The Bret Stephens piece that Ed Craig excerpts below also brings to mind the work of Leon Festinger, whose pioneering work on cognitive dissonance theory is so applicable to a movement whose noisiest champions often lead the most incompatible lifestyles imaginable.
Festinger co-wrote (with Henry W. Riecken and Stanley Schachter) the 1956 book When Prophecy Fails, which chronicled a fairly typical cult following: a housewife claimed to be receiving doomsday messages from aliens, who nonetheless offered hope for those who listened to their counsel. (Quick, someone check James Hansen’s immigration status, and bone up on the Alien Tort Claims Act climate litigation.)
Festinger et al. detailed how the failure of a prophecy to come about can often yield the opposite effect of what the rational person would expect: the cult following gets stronger and its adherents ever more convinced of their truth. One reading of Festinger, as to why the rational response should not follow in that situation, is that such prophesying is not rational, or the act of rational beings.
We should not have been surprised with the current mantra, of “Cooling? Why, that’s just another sign of warming.” It is the logical next step of a movement neatly captured by Greenpeace’s Steven Guilbeault’s incantation, “Global warming can mean colder; it can mean drier; it can mean wetter; that’s what we’re dealing with.”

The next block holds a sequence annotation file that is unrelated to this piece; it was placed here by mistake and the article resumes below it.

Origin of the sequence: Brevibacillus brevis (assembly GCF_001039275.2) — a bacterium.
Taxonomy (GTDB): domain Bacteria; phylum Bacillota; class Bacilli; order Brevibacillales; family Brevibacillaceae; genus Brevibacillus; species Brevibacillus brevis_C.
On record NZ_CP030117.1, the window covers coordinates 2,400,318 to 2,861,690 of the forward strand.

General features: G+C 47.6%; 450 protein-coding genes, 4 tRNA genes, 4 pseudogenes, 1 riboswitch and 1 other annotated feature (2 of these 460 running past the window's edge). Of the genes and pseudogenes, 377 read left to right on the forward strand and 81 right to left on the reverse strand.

Beam me up.
Festinger deliciously penned the following assessment about this phenomenon:
A man with a conviction is a hard man to change. Tell him you disagree and he turns away. Show him facts or figures and he questions your sources. Appeal to logic and he fails to see your point.
We have all experienced the futility of trying to change a strong conviction, especially if the convinced person has some investment in his belief. We are familiar with the variety of ingenious defenses with which people protect their convictions, managing to keep them unscathed through the most devastating attacks.
But man’s resourcefulness goes beyond simply protecting a belief. Suppose an individual believes something with his whole heart; suppose further that he has a commitment to this belief, that he has taken irrevocable actions because of it; finally, suppose that he is presented with evidence, unequivocal and undeniable evidence, that his belief is wrong: what will happen? The individual will frequently emerge, not only unshaken, but even more convinced of the truth of his beliefs than ever before. Indeed, he may even show a new fervor about convincing and converting other people to his view.
As a meteorologist colleague commented to me last night about a recent manifestation of precisely this, “these people are no different than the guys sitting around waiting for the spaceship.”